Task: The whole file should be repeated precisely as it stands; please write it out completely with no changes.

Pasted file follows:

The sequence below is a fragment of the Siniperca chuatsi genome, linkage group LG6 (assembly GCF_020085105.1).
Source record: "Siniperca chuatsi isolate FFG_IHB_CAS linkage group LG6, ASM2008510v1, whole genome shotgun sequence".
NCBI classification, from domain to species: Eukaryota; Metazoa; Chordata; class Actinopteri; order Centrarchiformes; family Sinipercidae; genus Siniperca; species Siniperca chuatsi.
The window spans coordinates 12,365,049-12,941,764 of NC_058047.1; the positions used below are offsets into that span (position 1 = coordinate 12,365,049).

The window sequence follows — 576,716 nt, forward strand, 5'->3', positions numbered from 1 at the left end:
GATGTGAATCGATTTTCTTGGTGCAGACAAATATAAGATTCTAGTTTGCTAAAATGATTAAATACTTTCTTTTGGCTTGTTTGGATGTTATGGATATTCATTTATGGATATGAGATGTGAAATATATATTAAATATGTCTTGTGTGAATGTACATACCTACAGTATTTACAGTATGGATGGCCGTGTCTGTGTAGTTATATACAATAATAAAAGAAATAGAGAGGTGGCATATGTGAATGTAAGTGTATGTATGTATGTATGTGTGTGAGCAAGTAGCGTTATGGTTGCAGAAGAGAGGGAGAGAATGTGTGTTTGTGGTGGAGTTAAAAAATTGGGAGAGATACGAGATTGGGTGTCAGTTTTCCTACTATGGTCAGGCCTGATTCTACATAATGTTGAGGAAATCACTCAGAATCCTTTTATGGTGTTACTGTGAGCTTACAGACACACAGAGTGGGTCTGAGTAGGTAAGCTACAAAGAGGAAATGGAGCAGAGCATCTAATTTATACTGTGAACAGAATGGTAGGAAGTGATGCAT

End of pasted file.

The sequence below is a fragment of the Siniperca chuatsi genome, linkage group LG6 (assembly GCF_020085105.1).
Source record: "Siniperca chuatsi isolate FFG_IHB_CAS linkage group LG6, ASM2008510v1, whole genome shotgun sequence".
NCBI classification, from domain to species: Eukaryota; Metazoa; Chordata; class Actinopteri; order Centrarchiformes; family Sinipercidae; genus Siniperca; species Siniperca chuatsi.
The window spans coordinates 12,365,049-12,941,764 of NC_058047.1; the positions used below are offsets into that span (position 1 = coordinate 12,365,049).

The window sequence follows — 576,716 nt, forward strand, 5'->3', positions numbered from 1 at the left end:
GATGTGAATCGATTTTCTTGGTGCAGACAAATATAAGATTCTAGTTTGCTAAAATGATTAAATACTTTCTTTTGGCTTGTTTGGATGTTATGGATATTCATTTATGGATATGAGATGTGAAATATATATTAAATATGTCTTGTGTGAATGTACATACCTACAGTATTTACAGTATGGATGGCCGTGTCTGTGTAGTTATATACAATAATAAAAGAAATAGAGAGGTGGCATATGTGAATGTAAGTGTATGTATGTATGTATGTGTGTGAGCAAGTAGCGTTATGGTTGCAGAAGAGAGGGAGAGAATGTGTGTTTGTGGTGGAGTTAAAAAATTGGGAGAGATACGAGATTGGGTGTCAGTTTTCCTACTATGGTCAGGCCTGATTCTACATAATGTTGAGGAAATCACTCAGAATCCTTTTATGGTGTTACTGTGAGCTTACAGACACACAGAGTGGGTCTGAGTAGGTAAGCTACAAAGAGGAAATGGAGCAGAGCATCTAATTTATACTGTGAACAGAATGGTAGGAAGTGATGCAT